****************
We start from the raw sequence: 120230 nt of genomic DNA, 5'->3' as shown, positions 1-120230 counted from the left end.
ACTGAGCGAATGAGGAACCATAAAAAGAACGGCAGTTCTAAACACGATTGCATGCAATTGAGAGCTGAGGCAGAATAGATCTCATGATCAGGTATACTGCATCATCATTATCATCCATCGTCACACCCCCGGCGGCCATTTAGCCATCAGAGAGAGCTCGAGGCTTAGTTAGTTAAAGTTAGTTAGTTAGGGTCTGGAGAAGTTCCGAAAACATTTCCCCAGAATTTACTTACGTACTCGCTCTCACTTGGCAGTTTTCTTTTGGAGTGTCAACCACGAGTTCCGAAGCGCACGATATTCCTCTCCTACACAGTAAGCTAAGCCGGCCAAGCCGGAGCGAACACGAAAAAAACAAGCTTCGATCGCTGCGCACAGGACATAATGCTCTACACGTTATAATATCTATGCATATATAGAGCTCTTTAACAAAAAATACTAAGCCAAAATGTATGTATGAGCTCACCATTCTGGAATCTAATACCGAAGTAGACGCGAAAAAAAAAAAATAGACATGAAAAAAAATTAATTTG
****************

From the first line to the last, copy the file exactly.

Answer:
We start from the raw sequence: 120230 nt of genomic DNA, 5'->3' as shown, positions 1-120230 counted from the left end.
ACTGAGCGAATGAGGAACCATAAAAAGAACGGCAGTTCTAAACACGATTGCATGCAATTGAGAGCTGAGGCAGAATAGATCTCATGATCAGGTATACTGCATCATCATTATCATCCATCGTCACACCCCCGGCGGCCATTTAGCCATCAGAGAGAGCTCGAGGCTTAGTTAGTTAAAGTTAGTTAGTTAGGGTCTGGAGAAGTTCCGAAAACATTTCCCCAGAATTTACTTACGTACTCGCTCTCACTTGGCAGTTTTCTTTTGGAGTGTCAACCACGAGTTCCGAAGCGCACGATATTCCTCTCCTACACAGTAAGCTAAGCCGGCCAAGCCGGAGCGAACACGAAAAAAACAAGCTTCGATCGCTGCGCACAGGACATAATGCTCTACACGTTATAATATCTATGCATATATAGAGCTCTTTAACAAAAAATACTAAGCCAAAATGTATGTATGAGCTCACCATTCTGGAATCTAATACCGAAGTAGACGCGAAAAAAAAAAAATAGACATGAAAAAAAATTAATTTG